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Cranioplasty with Individual Carbon Fibre Reinforced Polymere (CFRP) Medical Grade Implants Based on CAD/CAM Technique

  • Neurosurgical Techniques
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Background: The authors present a new method for the reconstruction of large or complex-formed cranial bone defects using prefabricated, computer-generated, individual CFRP (carbon fibre reinforced plastics) medical grade implants.

Method: CFRP is a composite material containing carbon fibres embedded in an epoxy resin matrix. It is radiolucent, heat-resistant, extremely strong and light (its weight is 20% that of steel), has a modulus of elasticity close to that of bone, and an established biocompatibility. The utilisation of a CAD/CAM (computer aided design/computer aided manufacture) technique based on digitised computed tomography (CT) data, with stereolithographic modelling as intermediate step, enabled the production of individual, prefabricated CFRP medical grade implants with an arithmetical maximum aberration in extension of less than ±0.25 mm.

 Between 1995 and February 2002, 29 patients (15 men and 14 women; mean age, 39.9 years; range, 16 to 67 years) underwent cranioplasty with CFRP medical grade implants at the neurosurgical department of the University of Vienna. Twenty-four patients were repaired secondarily (delayed cranioplasty) while 5 were repaired immediately following craniectomy (single stage cranioplasty). All cases were assessed for the accuracy of the intra-operative fit of the implant, restoration of the natural skull contour and aesthetics and adverse symptoms.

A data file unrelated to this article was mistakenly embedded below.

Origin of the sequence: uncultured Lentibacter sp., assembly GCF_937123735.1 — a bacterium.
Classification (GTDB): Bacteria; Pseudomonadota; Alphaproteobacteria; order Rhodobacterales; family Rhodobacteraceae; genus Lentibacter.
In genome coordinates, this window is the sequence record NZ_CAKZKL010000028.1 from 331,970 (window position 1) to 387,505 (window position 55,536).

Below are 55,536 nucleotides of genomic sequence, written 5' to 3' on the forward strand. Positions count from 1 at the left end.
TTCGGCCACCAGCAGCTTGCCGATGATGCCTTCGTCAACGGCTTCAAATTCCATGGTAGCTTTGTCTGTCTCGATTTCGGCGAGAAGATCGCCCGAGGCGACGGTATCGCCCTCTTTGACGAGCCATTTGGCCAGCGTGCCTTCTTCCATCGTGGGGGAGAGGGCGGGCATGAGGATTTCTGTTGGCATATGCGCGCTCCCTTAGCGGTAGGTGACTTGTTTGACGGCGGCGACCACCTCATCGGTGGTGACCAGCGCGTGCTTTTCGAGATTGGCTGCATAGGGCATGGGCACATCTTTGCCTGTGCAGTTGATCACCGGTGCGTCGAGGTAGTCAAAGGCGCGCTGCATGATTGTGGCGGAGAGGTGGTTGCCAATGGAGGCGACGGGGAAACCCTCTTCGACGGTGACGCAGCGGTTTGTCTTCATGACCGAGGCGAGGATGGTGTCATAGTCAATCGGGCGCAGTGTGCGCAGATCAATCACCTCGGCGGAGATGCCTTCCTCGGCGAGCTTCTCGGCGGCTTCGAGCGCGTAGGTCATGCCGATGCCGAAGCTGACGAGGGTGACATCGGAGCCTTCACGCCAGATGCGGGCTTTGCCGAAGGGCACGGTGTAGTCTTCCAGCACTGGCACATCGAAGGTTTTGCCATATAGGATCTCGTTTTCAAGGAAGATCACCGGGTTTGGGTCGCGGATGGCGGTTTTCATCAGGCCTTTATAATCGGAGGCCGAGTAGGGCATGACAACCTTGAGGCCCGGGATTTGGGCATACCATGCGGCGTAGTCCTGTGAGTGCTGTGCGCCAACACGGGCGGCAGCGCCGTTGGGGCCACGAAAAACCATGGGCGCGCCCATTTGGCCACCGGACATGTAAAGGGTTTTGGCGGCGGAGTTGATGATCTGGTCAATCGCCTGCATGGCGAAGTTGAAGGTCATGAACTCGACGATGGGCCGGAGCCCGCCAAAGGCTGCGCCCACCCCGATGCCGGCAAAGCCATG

Findings: The intra-operative fit was excellent in 93.1% and good in 6.9% of the implants. In two cases minor adjustments of the bony margin of the defect were required. The operating time for insertion ranged from 16 to 38 minutes, median 21 minutes. Postoperatively, 86.2% of the patients graded the restoration of their natural skull shape and symmetry as excellent while 13.8% termed it good. In one patient a non-space occupying subdural hygroma was found at the follow-up, but required no intervention. Two patients experienced atrophy of the frontal portion of the temporal muscle while one patient had a transient palsy of the frontal branch of the facial nerve. Over the mean follow-up period of 3.3 years (range, 0.08 to 6.8 years), there were no adverse reactions and no plate had to be removed.

Interpretation: Individual, prefabricated CFRP medical grade implants may be considered as an alternative to conventionally utilised materials for cranioplasty, in particular in the challenging group of patients with extensive cranial defects or more complex-formed defects of the fronto-orbital or temporo-zygomatic region, guaranteeing short operating times and excellent functional and aesthetic results, which justifies the expense of their production.

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Published online October 31, 2002

Correspondence: Dr. Walter Saringer, Neurochirurgische Universitätsklinik, Universität Wien, Währinger Gürtel 18-20, A-1090 Wien, Austria.

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Saringer, W., Nöbauer-Huhmann, I. & Knosp, E. Cranioplasty with Individual Carbon Fibre Reinforced Polymere (CFRP) Medical Grade Implants Based on CAD/CAM Technique. Acta Neurochir (Wien) 144, 1193–1203 (2002).

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